Hotstylz Rapper Files Lawsuit Against Eminem

Hotstylz Rapper Files Lawsuit Against Eminem

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Raydio G on far right / Courtesy of

Raymond Jones, a member of the group Hotstylz, has filed a lawsuit against Eminem and Interscope Records. The lawsuit claims Eminem sampled his song, “Lookin Boy,” without permission. Jones, professionally known as Raydio G, claims Eminem’s “Rap God” features a 25-second sample of his hit record. Raydio G is suing Eminem and Interscope for $8 million dollars. 

Upon hearing Eminem‘s Rap God,” fans and critics claimed both songs sound similar. This prompted Hotstylz to record the song, “Rap Fraud,” a song that dissed Eminem’s daughter. Hotstylz was signed to rapper Yung Joc‘s record label, Swagg Team Entertainment, back in 2007. Hotstylz’s “Lookin Boy” peaked at Number 47 on Billboard’s Hot 100 charts. 

This is not the first time Eminem has been sued for copyright infringement. Back in 2003, Harlene Stein claimed Eminem and Dr. Dre unlawfully sampled her late husband’s music on their song “Guilty Conscience.”Whether the case was settled or dismissed was not released to the public. Music sampling in the recording industry is a common practice. A majority of music producers sample tracks in their songs. In order to avoid a music sampling lawsuit, permission from the owner of the song must be granted first.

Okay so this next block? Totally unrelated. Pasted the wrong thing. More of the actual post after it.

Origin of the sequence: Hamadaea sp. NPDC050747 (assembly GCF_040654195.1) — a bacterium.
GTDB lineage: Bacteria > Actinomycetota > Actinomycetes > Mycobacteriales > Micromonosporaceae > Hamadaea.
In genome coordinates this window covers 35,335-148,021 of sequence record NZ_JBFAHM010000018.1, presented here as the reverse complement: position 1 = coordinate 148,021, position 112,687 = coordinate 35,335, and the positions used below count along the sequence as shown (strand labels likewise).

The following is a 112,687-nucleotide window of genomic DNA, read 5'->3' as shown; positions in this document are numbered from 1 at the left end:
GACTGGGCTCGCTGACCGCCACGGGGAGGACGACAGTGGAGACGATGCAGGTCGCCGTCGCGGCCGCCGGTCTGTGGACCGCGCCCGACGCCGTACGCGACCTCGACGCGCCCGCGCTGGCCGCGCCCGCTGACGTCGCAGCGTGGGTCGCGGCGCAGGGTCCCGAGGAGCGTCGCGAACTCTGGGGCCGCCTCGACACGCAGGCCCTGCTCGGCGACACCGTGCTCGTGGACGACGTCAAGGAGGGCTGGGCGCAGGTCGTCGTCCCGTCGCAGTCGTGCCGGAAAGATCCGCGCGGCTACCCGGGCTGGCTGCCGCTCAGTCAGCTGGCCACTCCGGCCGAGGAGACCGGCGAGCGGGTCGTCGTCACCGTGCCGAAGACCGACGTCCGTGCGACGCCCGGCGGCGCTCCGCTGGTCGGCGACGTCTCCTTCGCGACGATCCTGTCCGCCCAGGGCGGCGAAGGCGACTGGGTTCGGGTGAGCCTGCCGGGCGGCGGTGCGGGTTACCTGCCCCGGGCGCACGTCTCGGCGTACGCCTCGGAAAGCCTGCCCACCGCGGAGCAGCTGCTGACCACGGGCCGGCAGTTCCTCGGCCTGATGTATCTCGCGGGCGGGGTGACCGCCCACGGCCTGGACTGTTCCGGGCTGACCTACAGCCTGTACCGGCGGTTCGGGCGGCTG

Eminem may have been sued for copyright infringement, but he has also filed a lawsuit for breaching copyright laws. The rapper sued the National Party for using his song Lose Yourself in its campaign advertisements. The National Party states it purchased the rights to use the music from Beatbox Australia. Beatbox claims it secured the license through Apra/Amcos. Apra/Amcos is the Australian body that acts as local agents for music licensing companies around the world. 

Although the National Party believes it did not act unlawfully, it immediately stopped using “Lose Yourself” in its advertising. The campaign chairman, Steven Joyce, believes Eminem’s lawsuit is aimed at getting money and free publicity. “I think these guys are just having a crack and have a bit of an eye for the main chance because it’s an election campaign. So good on them, but we’ll be contesting it pretty seriously. We don’t believe they’ve got any grounds at all and we suspect it’s politically motivated.” The lawsuit was filed last year, and it is still pending.

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Brillion Williams is an avid entertainment writer, particularly in the realm of music, sports, television, and film. Williams first started writing professionally as the founder and editor of Brillion-A-Million.